When I finally did, I took it out of the fridge and the gallon bucket sloshed around a bit, giving me a view of the bottom: there was a massive yeast cake. I hadn't taken a hydrometer reading, and it had f***ing finished fermentation after THE FIRST NIGHT.

Even dried and kept at ambient temperatures in a leaky ziplock bag for half a year, this badass yeast chewed through a gallon of work in 12 hours. Haters gonna hate, but kveik is clearly bred to do this.

(Also, the beer was absolutely great too!)
 

The_Antikveik

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It’s true, dried yeast has a long shelf-life. Just the other day I made a lovely loaf of bread using dried baker’s yeast that was almost 2 years passed its best before date. Admittedly, it had been stored (lost) cool at the back of our fridge. Lovely loaf, though.
 

GrowleyMonster

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How about vacuum drying? At lower than standard atmospheric pressure, water will evaporate much more quickly. That would beat blowing insanitary air on the yeast to be dried, wouldn't it? Or a closed cycle, blowing warm air on the yeast, then chilling and filtering the air to dehumidify, then rewarm it and blow it on the yeast all over again? Closed loop, no outside air added? Maybe UV sterilization of the air somewhere in the cycle? I bet you could make a very pure product, if the yeast survives.
 

AntDoctor

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How about vacuum drying? At lower than standard atmospheric pressure, water will evaporate much more quickly. That would beat blowing insanitary air on the yeast to be dried, wouldn't it? Or a closed cycle, blowing warm air on the yeast, then chilling and filtering the air to dehumidify, then rewarm it and blow it on the yeast all over again? Closed loop, no outside air added? Maybe UV sterilization of the air somewhere in the cycle? I bet you could make a very pure product, if the yeast survives.

Yeah, this seems plausible, but also a ****-ton of work. I think using some sort of laminar flow hood (even if it's DIY) would be a good enough middle ground. Essentially you just need a box with a fan blowing through a HEPA filter on one side and an open side opposite from it.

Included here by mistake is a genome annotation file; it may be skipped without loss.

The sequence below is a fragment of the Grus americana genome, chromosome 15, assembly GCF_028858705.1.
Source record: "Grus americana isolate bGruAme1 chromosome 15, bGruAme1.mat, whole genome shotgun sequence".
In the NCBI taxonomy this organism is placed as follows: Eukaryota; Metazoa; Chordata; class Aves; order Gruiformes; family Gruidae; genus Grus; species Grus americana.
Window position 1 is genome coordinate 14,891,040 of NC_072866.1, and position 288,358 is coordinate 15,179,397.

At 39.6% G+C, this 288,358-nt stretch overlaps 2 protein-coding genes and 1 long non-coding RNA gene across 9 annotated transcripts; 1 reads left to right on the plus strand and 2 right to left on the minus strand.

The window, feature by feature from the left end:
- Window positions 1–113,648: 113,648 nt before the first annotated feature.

The Mad Brewer

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I added my air dried ale yeast to a sampling stout wort I just made and its bubbling away. That was all I had of my test yeast, but at least its a viable option if all else is gone. Im gonna save my yeast from the Full batch of stout when i rack the 1st time and save that. THen I will try the expierment in 6 months to see if its still works.
 

cmac62

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I added my air dried ale yeast to a sampling stout wort I just made and its bubbling away. That was all I had of my test yeast, but at least its a viable option if all else is gone. Im gonna save my yeast from the Full batch of stout when i rack the 1st time and save that. THen I will try the expierment in 6 months to see if its still works.
You may want to make a lighter colored beer if you plan on saving the yeast. If you want to use the yeast for light colored beers you will change the color of the beer. :mug:
 

The Mad Brewer

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You may want to make a lighter colored beer if you plan on saving the yeast. If you want to use the yeast for light colored beers you will change the color of the beer. :mug:
More of test to see if I can save yeast, incase things get real bad and I cant find any. Then i have some in a pinch, and at that point if the world is falling down around me , having any old ale will be OK .:bigmug:
 

AntDoctor

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Kinda like “the Worlds end movie”

Is it weird that I have a similar, irrational desire to be able to make beer in the apocalypse? I want to know that I could sustainably brew in super-primitive scenarios where all the supply chains have totally failed, but I doubt that will ever actually happen.
It's why I have an instinctive dislike of using powdered amylase enzymes or pre-made yeast nutrients or other factory-produced chemicals (like Fermcap, or Opti-Red in winemaking). Like, I'll always have access to these things, but I weirdly feel guilty when I use them...
 

cmac62

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More of test to see if I can save yeast, incase things get real bad and I cant find any. Then i have some in a pinch, and at that point if the world is falling down around me , having any old ale will be OK .:bigmug:
You can always collect wild yeast and experiment with individual colonies to find the best beer maker. :mug: